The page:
Preferably, the screens 210, 220, 230, and keyboard 144 of the mobile device 100 can be optimally configured by changing the relative disposition of top and bottom body portions 202 and 203 (i.e. closed, open, keyboard extended/retracted) to meet different application needs and to facilitate effective data entry.

Specific embodiments have been shown and described herein. However, modifications and variations may occur to those skilled in the art. For example, as discussed above, although the exemplary embodiment has been described in terms of implementation on a portable handheld electronic device, the principles set forth herein may be applied to other devices such as portable entertainment devices. All such modifications and variations are believed to be within the sphere and scope of the present embodiment.

Patent Citations
Cited PatentFiling datePublication dateApplicantTitle
US6144358 *Aug 20, 1997Nov 7, 2000Lucent Technologies Inc.Multi-display electronic devices having open and closed configurations
US6149442 *Feb 16, 1999Nov 21, 2000Telefonaktiebolaget Lm EricssonHinge assemblies for electronic devices
US6226501May 29, 1998May 1, 2001Ericsson Inc.Radiotelephone having a primary keypad and a movable flip cover that contains a secondary keypad
US6643124Aug 9, 2000Nov 4, 2003Peter J. WilkMultiple display portable computing devices
US7187958 *Apr 30, 2004Mar 6, 2007Nec CorporationFolding mobile communications apparatus
US7419099 *Sep 22, 2004Sep 2, 2008Samsung Electronics Co., Ltd.Portable terminal and swing hinge module thereof
US7480379 *Mar 25, 2005Jan 20, 2009Nec CorporationMobile electronic equipment
US20050083642Mar 8, 2002Apr 21, 2005Tsuyoshi SenpukuMobile communications device, and display-control method and program for mobile communications device
US20060066581Sep 24, 2004Mar 30, 2006Apple Computer, Inc.Low EMI capacitive trackpad
US20060148544Dec 29, 2005Jul 6, 2006Lg Electronics Inc.Multiple opening and closing type mobile communication terminal
US20070060217 *Aug 30, 2006Mar 15, 2007Lg Electronics Inc.Mobile communication terminal having a mode selector and a mode selection method thereof
US20080180398Jan 29, 2008Jul 31, 2008Samsung Electronics Co., Ltd.Portable apparatus
USD539279 *Jan 18, 2006Mar 27, 2007Seiko Epson CorporationTray for holding compact disk while printing thereon
CA2512175A1Jul 14, 2005Jan 15, 2006Research In Motion LimitedRotatable input device for a mobile communication device
Non-Patent Citations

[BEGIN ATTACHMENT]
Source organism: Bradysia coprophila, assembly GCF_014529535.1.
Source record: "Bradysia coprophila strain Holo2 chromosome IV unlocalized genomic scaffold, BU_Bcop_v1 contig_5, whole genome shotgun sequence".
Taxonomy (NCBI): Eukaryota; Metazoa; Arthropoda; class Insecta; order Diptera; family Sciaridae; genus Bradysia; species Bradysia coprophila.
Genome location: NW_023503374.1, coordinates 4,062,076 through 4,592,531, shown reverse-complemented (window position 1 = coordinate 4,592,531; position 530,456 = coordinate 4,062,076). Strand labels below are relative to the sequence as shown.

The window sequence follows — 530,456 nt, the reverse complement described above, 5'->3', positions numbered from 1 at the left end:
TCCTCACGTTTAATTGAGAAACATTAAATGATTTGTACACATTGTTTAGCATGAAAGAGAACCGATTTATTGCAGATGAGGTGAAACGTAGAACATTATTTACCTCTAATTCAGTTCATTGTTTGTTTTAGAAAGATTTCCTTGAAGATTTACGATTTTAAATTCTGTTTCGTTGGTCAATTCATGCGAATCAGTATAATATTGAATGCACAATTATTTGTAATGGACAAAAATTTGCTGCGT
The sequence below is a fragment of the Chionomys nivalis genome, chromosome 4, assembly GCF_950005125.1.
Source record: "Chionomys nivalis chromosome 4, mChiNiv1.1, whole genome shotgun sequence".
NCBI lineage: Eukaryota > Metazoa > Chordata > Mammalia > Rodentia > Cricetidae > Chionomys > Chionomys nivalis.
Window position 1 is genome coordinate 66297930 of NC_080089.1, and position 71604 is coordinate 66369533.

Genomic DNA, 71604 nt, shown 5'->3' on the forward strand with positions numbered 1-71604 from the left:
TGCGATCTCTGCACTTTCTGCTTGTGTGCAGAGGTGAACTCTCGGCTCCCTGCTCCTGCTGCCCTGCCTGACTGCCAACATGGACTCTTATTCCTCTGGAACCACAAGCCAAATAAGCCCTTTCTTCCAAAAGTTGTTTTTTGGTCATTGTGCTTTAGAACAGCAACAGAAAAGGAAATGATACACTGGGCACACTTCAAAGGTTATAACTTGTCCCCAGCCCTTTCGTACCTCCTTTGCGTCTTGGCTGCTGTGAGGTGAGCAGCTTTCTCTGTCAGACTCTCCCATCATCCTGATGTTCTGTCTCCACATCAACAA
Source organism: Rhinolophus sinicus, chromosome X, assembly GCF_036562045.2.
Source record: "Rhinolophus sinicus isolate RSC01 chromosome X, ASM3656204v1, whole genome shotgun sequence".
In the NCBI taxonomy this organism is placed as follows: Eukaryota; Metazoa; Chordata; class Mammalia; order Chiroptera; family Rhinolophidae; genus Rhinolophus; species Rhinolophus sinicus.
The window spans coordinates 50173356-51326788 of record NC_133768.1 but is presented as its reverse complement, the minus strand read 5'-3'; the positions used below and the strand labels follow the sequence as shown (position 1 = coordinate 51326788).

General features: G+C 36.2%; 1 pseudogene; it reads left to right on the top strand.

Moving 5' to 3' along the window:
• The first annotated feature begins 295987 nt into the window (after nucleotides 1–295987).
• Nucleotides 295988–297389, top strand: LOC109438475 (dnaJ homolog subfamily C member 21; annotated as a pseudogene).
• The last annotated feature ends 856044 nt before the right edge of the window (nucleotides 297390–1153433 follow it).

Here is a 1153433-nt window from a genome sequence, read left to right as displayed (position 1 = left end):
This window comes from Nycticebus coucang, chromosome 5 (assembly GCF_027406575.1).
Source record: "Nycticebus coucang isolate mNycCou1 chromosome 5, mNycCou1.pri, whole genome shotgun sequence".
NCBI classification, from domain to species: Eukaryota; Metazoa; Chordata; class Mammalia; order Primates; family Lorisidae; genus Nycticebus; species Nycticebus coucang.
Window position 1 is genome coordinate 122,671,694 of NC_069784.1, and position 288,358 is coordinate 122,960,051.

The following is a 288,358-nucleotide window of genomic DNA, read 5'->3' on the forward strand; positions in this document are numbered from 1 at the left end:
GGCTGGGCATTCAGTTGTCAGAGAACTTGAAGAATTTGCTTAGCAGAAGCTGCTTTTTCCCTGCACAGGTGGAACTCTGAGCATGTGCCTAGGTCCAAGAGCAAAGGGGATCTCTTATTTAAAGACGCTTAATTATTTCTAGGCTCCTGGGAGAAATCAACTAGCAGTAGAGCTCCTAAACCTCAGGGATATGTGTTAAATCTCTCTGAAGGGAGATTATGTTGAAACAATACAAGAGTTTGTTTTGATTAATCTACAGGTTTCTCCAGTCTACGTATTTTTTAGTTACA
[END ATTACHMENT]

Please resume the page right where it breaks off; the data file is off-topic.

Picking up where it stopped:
Reference
1European Search Report dated Jan. 23, 2009.
Referenced by
Citing PatentFiling datePublication dateApplicantTitle
US8035963 *Nov 24, 2010Oct 11, 2011Research In Motion LimitedMultiple-fold portable electronic device
US8587938 *Nov 8, 2010Nov 19, 2013Samsung Electronics Co., Ltd.Portable communication device and cradle apparatus thereof
US8934224Aug 10, 2012Jan 13, 2015Panasonic CorporationElectronic device
US8947868 *Sep 12, 2012Feb 3, 2015Sony CorporationProtective cover and information processor
US20110157790 *Oct 27, 2010Jun 30, 2011Samsung Electronics Co., Ltd.Sliding-type portable terminal
US20110194233 *Nov 8, 2010Aug 11, 2011Samsung Electronics Co., Ltd.Portable communication device and cradle apparatus thereof
US20110211300 *Feb 9, 2011Sep 1, 2011Panasonic CorporationElectronic device provided with cover
US20130083465 *Sep 12, 2012Apr 4, 2013Sony CorporationProtective cover and information processor
Classifications
U.S. Classification455/575.3, 361/679.56, 455/575.4, 361/679.21, 455/575.1, 361/679.26
International ClassificationH04M1/00, H05K7/00, H05K5/00
Cooperative ClassificationH04M1/022, H04M2250/16, H04M1/0247, H04M1/0218, H04M1/0235
European ClassificationH04M1/02A2P
Legal Events
DateCodeEventDescription
Jul 11, 2014FPAYFee payment
Year of fee payment: 4
Sep 5, 2008ASAssignment
Owner name: RESEARCH IN MOTION LIMITED,CANADA
Free format text: ASSIGNMENT OF ASSIGNORS INTEREST;ASSIGNORS:LADOUCEUR, NORMAN;GRIFFIN, JASON;RAK, ROMAN;US-ASSIGNMENT DATABASE UPDATED:20100311;REEL/FRAME:21485/675
Effective date: 20080902
Free format text: ASSIGNMENT OF ASSIGNORS INTEREST;ASSIGNORS:LADOUCEUR, NORMAN;GRIFFIN, JASON;RAK, ROMAN;REEL/FRAME:021485/0675
Owner name: RESEARCH IN MOTION LIMITED, CANADA